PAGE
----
10 Tactics for Being an Information Archeologist in the Open-Source Age
Web3 Research Unpacked
Article by Samantha Marin
Research looks different when all the information you could possibly want is ungated and permissionless.
Will you need a billion subscriptions to everything from the Wall Street Journal to JStor to the Pew Research Center to access information, like you needed as a Web2 writer? Thankfully, no. Does that mean that information is easier to find? Well…..also no.
Actually finding information in Web3 is harder than it looks. This is because we lack the information aggregators and archeologists we’re used to relying on in the traditional world. Instead, you must be your own aggregator and archeologist. You get to do more than be a writer — you get to be an on-chain ontologist, a Discord-server deep-diver, and a Medium-article miner.
It takes practice, certainly. But start with these ten tools I use to dig up the information gold that’s buried out there.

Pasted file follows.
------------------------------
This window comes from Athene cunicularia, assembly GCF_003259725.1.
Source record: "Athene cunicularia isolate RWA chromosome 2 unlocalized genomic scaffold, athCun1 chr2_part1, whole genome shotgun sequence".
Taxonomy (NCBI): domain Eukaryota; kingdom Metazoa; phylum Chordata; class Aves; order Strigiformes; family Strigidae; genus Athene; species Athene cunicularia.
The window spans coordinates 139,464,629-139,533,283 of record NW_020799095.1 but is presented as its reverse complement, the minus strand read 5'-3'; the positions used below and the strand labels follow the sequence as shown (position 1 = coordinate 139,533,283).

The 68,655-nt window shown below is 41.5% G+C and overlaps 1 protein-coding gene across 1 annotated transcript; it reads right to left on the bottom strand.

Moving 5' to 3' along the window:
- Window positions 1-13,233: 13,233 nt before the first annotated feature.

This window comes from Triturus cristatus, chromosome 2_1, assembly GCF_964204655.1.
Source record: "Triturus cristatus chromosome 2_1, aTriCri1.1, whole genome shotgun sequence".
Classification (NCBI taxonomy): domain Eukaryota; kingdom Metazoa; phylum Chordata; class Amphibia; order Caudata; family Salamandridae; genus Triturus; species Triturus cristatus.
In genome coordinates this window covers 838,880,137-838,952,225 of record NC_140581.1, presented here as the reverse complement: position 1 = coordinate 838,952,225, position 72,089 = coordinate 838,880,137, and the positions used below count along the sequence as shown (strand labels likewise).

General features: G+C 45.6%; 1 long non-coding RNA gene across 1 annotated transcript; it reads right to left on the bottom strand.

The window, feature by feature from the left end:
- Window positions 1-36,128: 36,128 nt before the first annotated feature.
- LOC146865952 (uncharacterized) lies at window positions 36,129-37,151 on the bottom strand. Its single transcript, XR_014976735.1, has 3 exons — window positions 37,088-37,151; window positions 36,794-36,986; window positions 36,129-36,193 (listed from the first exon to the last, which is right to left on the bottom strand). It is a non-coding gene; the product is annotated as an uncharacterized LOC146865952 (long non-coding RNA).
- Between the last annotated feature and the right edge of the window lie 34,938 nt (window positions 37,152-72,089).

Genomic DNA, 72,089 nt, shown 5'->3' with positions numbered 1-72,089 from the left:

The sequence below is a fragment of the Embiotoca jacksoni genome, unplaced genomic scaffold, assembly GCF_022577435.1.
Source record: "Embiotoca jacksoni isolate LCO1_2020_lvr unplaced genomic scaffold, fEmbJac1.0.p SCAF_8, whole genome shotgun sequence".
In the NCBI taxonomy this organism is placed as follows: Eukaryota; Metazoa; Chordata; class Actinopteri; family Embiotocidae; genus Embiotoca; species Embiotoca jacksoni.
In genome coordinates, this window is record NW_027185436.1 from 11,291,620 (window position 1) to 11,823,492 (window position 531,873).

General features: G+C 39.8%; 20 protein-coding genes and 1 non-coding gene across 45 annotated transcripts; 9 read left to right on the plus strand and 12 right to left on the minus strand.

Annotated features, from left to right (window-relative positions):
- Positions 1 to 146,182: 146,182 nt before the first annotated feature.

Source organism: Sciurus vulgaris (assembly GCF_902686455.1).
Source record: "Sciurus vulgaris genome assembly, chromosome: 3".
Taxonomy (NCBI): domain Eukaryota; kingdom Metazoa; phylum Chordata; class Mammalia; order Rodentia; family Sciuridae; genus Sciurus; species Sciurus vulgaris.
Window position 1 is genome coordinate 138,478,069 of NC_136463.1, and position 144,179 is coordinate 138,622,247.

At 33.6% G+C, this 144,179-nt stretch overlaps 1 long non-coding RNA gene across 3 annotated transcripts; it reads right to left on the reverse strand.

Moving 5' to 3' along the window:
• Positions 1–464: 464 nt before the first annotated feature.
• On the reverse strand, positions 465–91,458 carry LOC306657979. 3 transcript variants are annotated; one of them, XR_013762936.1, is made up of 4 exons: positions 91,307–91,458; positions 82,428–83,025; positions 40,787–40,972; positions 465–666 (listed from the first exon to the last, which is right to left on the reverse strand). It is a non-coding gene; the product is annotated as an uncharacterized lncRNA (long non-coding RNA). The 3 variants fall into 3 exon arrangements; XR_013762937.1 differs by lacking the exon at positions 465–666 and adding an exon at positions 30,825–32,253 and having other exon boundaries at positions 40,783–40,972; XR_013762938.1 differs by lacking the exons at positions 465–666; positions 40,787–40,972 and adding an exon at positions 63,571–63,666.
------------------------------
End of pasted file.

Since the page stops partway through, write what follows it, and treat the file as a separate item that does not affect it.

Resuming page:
1. Dune Analytics
2. Cold DMs on Discord and joining servers
3. Advanced Twitter search
4. Forum posts and comments
5. Coin explorers
6. The crypto philosophers of our time
7. The crypto-native publications we have now
8. Podcasts that broaden your ideas
9 . Absurdly-specific, keyword-filled google searches
10. Block explorers
1. Dune Analytics
Dune Analytics is the closest thing we Web3 writers have on this earth to a gift from a divine power, in my opinion. Anyone can create queries that run forever. Because this might be my most-used source of information gathering, I’m going to take my sweet time to explain it. (Strap in.)
Dune Analytics is free and open-source, just how I like it :) Image from Dune Analytics.